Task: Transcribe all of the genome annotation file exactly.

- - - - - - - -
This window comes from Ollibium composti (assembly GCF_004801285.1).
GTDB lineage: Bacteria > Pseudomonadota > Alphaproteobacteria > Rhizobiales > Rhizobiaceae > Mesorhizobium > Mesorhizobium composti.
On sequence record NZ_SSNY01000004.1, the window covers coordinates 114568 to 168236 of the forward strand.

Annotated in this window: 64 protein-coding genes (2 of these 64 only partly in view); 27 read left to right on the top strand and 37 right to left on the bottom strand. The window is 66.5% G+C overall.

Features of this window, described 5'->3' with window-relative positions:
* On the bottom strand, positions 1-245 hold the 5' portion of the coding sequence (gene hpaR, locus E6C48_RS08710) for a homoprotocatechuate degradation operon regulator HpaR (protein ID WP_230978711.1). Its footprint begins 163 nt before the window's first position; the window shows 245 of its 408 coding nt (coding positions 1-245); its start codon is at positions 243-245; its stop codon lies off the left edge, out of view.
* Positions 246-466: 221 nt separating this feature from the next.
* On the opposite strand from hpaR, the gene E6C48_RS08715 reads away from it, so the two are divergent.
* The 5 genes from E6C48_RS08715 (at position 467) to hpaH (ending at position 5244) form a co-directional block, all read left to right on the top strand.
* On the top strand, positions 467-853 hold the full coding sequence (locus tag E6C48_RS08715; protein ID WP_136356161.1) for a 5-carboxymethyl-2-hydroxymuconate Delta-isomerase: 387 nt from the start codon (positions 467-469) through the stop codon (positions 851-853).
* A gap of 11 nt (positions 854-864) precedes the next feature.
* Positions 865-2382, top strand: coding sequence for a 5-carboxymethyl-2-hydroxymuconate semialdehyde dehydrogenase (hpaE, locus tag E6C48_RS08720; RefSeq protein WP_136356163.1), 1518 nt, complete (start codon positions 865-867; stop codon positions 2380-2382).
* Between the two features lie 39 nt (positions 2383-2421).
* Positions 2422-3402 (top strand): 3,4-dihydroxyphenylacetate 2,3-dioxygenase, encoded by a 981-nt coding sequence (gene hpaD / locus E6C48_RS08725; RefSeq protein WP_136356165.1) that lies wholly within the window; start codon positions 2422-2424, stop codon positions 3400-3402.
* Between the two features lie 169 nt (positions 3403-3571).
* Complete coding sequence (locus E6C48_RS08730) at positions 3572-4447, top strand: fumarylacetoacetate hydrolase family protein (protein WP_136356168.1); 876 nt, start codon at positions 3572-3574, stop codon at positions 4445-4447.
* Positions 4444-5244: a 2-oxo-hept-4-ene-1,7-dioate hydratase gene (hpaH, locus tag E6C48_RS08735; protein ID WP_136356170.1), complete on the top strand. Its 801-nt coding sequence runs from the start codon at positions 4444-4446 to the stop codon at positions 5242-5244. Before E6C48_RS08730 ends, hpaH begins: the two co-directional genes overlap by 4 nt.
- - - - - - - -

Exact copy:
This window comes from Ollibium composti (assembly GCF_004801285.1).
GTDB lineage: Bacteria > Pseudomonadota > Alphaproteobacteria > Rhizobiales > Rhizobiaceae > Mesorhizobium > Mesorhizobium composti.
On sequence record NZ_SSNY01000004.1, the window covers coordinates 114568 to 168236 of the forward strand.

Annotated in this window: 64 protein-coding genes (2 of these 64 only partly in view); 27 read left to right on the top strand and 37 right to left on the bottom strand. The window is 66.5% G+C overall.

Features of this window, described 5'->3' with window-relative positions:
* On the bottom strand, positions 1-245 hold the 5' portion of the coding sequence (gene hpaR, locus E6C48_RS08710) for a homoprotocatechuate degradation operon regulator HpaR (protein ID WP_230978711.1). Its footprint begins 163 nt before the window's first position; the window shows 245 of its 408 coding nt (coding positions 1-245); its start codon is at positions 243-245; its stop codon lies off the left edge, out of view.
* Positions 246-466: 221 nt separating this feature from the next.
* On the opposite strand from hpaR, the gene E6C48_RS08715 reads away from it, so the two are divergent.
* The 5 genes from E6C48_RS08715 (at position 467) to hpaH (ending at position 5244) form a co-directional block, all read left to right on the top strand.
* On the top strand, positions 467-853 hold the full coding sequence (locus tag E6C48_RS08715; protein ID WP_136356161.1) for a 5-carboxymethyl-2-hydroxymuconate Delta-isomerase: 387 nt from the start codon (positions 467-469) through the stop codon (positions 851-853).
* A gap of 11 nt (positions 854-864) precedes the next feature.
* Positions 865-2382, top strand: coding sequence for a 5-carboxymethyl-2-hydroxymuconate semialdehyde dehydrogenase (hpaE, locus tag E6C48_RS08720; RefSeq protein WP_136356163.1), 1518 nt, complete (start codon positions 865-867; stop codon positions 2380-2382).
* Between the two features lie 39 nt (positions 2383-2421).
* Positions 2422-3402 (top strand): 3,4-dihydroxyphenylacetate 2,3-dioxygenase, encoded by a 981-nt coding sequence (gene hpaD / locus E6C48_RS08725; RefSeq protein WP_136356165.1) that lies wholly within the window; start codon positions 2422-2424, stop codon positions 3400-3402.
* Between the two features lie 169 nt (positions 3403-3571).
* Complete coding sequence (locus E6C48_RS08730) at positions 3572-4447, top strand: fumarylacetoacetate hydrolase family protein (protein WP_136356168.1); 876 nt, start codon at positions 3572-3574, stop codon at positions 4445-4447.
* Positions 4444-5244: a 2-oxo-hept-4-ene-1,7-dioate hydratase gene (hpaH, locus tag E6C48_RS08735; protein ID WP_136356170.1), complete on the top strand. Its 801-nt coding sequence runs from the start codon at positions 4444-4446 to the stop codon at positions 5242-5244. Before E6C48_RS08730 ends, hpaH begins: the two co-directional genes overlap by 4 nt.